Applying exercise stage of change to a low-income underserved population.
ABSTRACT To validate the transtheoretical model for exercise behavior and the constructs of decisional balance and self-efficacy for exercise in a low-income, poorly educated primary care sample.
Patients attending public primary-care clinics from 4 separate sites in Louisiana were interviewed regarding their health behaviors.
The data provide equivocal support for applying the transtheoretical model for exercise and integrating it with other models of behavior change within this population.
Further studies modifying the decisional balance measures are necessary before definitive statements regarding the applicability of these models to exercise within this specialized population can be made.
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ABSTRACT: Physical activity participation rates in the US have been in steady decline for the last 25 years, so much so that 60% of youth ages 9-13 get no physical activity outside of school (Alliance for a Healthier Generation, 2006). This state of inactivity indicates that promoting participation in physical activity at a young age is of importance. Both the Transtheoretical Model and Social Cognitive Theory have been used to design successful activity promotion interventions (Castro, King, & Brassington, 2001; Lippke, Ziegelmann, & Schwarzer, 2005). The present study was designed to assess the potential effectiveness of an intervention using computerized agents on self-efficacy and stage of change for physical activity in a youth sample. Results support the use of computerized human agents for increasing exercise efficacy and health and fitness knowledge. Further research must be conducted to determine gender and ethnic effects of the pedagogical agents. Moreover, long-term studies should be conducted with more substantial measures of physical activity to determine if the interaction with agents produces change in behavior.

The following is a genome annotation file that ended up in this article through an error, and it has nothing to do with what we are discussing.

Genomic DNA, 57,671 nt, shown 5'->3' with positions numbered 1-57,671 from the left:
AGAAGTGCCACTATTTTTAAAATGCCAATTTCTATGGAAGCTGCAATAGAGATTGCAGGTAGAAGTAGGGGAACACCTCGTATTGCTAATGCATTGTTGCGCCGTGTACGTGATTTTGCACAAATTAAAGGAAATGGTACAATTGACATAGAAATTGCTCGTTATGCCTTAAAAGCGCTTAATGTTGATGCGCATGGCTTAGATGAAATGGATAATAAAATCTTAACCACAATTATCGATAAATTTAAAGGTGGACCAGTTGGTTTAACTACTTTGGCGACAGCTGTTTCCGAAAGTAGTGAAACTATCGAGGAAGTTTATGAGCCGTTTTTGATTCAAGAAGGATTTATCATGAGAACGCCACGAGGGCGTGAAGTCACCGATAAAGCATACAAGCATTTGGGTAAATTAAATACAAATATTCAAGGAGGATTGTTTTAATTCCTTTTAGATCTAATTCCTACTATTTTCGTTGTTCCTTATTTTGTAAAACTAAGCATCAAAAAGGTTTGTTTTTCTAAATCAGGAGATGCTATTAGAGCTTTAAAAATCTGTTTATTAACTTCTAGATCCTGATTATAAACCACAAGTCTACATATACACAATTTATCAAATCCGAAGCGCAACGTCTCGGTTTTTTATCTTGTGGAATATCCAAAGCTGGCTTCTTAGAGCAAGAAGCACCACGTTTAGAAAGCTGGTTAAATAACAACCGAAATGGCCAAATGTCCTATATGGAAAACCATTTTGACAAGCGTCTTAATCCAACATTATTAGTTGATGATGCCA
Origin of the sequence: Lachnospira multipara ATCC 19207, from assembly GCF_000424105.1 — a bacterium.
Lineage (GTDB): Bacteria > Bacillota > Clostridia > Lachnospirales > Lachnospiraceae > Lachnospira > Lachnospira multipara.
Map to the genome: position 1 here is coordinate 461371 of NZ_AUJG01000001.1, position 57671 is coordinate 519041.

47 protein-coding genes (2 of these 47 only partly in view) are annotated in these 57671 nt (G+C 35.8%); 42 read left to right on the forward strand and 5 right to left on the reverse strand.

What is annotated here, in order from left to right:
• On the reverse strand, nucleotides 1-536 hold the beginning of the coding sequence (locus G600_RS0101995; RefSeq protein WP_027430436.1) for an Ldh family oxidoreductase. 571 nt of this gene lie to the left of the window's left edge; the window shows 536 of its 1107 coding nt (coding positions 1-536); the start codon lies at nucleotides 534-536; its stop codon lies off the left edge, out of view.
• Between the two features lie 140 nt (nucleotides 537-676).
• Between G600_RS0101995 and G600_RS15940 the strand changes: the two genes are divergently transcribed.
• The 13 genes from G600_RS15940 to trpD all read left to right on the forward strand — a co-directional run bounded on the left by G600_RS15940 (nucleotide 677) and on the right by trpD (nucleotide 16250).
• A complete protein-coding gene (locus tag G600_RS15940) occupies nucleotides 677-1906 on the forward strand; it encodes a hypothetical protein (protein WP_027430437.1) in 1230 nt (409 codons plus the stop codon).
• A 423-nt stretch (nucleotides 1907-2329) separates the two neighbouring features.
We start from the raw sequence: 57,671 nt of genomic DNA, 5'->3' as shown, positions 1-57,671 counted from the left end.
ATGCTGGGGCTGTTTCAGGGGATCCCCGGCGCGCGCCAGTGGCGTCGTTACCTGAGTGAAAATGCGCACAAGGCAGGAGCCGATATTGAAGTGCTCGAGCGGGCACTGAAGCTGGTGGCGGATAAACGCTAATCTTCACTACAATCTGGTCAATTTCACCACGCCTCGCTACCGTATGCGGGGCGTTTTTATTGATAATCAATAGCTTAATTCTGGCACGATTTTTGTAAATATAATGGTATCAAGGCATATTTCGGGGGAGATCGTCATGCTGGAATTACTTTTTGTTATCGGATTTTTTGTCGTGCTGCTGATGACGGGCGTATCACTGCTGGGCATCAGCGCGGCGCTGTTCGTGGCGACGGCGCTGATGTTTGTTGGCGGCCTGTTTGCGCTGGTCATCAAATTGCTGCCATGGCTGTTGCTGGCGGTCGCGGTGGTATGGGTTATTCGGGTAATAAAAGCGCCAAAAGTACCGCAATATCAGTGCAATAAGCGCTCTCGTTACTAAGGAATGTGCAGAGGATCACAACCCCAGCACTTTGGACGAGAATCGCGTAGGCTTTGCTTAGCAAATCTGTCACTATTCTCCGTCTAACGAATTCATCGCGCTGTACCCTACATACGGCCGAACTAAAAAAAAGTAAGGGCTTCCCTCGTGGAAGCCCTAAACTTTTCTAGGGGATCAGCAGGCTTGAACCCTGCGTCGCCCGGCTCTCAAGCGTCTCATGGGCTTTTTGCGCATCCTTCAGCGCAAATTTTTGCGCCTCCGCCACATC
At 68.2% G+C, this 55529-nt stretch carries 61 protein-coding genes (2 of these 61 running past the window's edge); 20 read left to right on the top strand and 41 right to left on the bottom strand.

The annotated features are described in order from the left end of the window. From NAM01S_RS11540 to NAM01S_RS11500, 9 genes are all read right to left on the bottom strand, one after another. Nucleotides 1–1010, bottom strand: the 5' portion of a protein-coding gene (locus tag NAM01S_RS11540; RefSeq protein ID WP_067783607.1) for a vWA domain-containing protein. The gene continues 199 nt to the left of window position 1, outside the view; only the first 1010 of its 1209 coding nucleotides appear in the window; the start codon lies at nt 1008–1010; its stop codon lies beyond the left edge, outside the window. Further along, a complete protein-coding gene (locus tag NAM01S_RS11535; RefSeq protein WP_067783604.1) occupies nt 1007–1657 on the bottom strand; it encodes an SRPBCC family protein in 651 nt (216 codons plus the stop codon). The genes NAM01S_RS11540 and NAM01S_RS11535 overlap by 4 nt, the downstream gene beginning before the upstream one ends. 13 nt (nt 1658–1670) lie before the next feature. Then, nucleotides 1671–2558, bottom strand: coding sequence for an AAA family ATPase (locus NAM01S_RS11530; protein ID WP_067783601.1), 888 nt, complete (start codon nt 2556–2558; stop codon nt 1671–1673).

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ABSTRACT: Latinas are more likely to be inactive than non-Hispanic white women. Although 74% of Latinas report no leisure-time activity, few interventions have been designed to promote physical activity among these women. The objective of this study was to assess the effect of the California WISEWOMAN program on low-income Latinas's readiness to change physical activity and on self-reported physical activity behaviors. We screened 1,332 women for cardiovascular disease risk factors and randomly assigned 1,093 women to 2 groups: an enhanced intervention (n = 552) or usual care (n = 541). The enhanced intervention was delivered by community health workers in one-on-one counseling sessions. We examined self-reported readiness to change and physical activity at baseline and 12-month follow-up among participants who completed both assessments (n = 868). Mean age of participants was 52 years (standard deviation, 6 y); most (65%) were Mexican or Mexican American, and most (81%) were not high school graduates. A higher percentage (67%) of the enhanced intervention group was in the action/maintenance stage for vigorous physical activity at follow-up compared with baseline (47%). We found no such change among women in usual care (52%, baseline; 58%, follow-up). A higher percentage of the enhanced intervention group also reported significant increases in moderate (71%, baseline; 84%, follow-up) and vigorous (13% to 33%) physical activity at follow-up than at baseline. Women in usual care reported no changes. A culturally tailored adaptation of the WISEWOMAN program that used community health workers significantly improved both self-reported readiness to engage in physical activity and vigorous physical activity among low-income Latinas.Preventing chronic disease 04/2012; 9:E87. DOI:10.5888/pcd9.110190 · 1.96 Impact Factor
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ABSTRACT: Background/PurposeIdentifying mediators of physical activity change requires measurement instruments that are reliable, valid, and generalizable to multiple populations. Despite continued application of the transtheoretical model (TTM) to the study of physical activity, the structural components of the TTM measurement instruments have been understudied in diverse populations. MethodsA multiethnic sample (N = 700, M age = 47, 63% women, 38% Caucasian) of participants living in Hawaii completed TTM measures. The factor validity and measurement equivalence/invariance (ME/I) of decisional balance, barrier self-efficacy, temptations, and processes of change instruments were explored between men, women, age groups, and ethnicities. Results/ConclusionsMeasurement models of barrier self-efficacy and revised models of temptations and processes of change demonstrated sufficient evidence for ME/I among all subgroups. A revised model of decisional balance demonstrated sufficient evidence for ME/I between genders and among ethnicities, but not among age groups. Future research should examine the stability of these constructs across time.Annals of Behavioral Medicine 06/2008; 35(3):308-318. DOI:10.1007/s12160-008-9035-x · 4.20 Impact Factor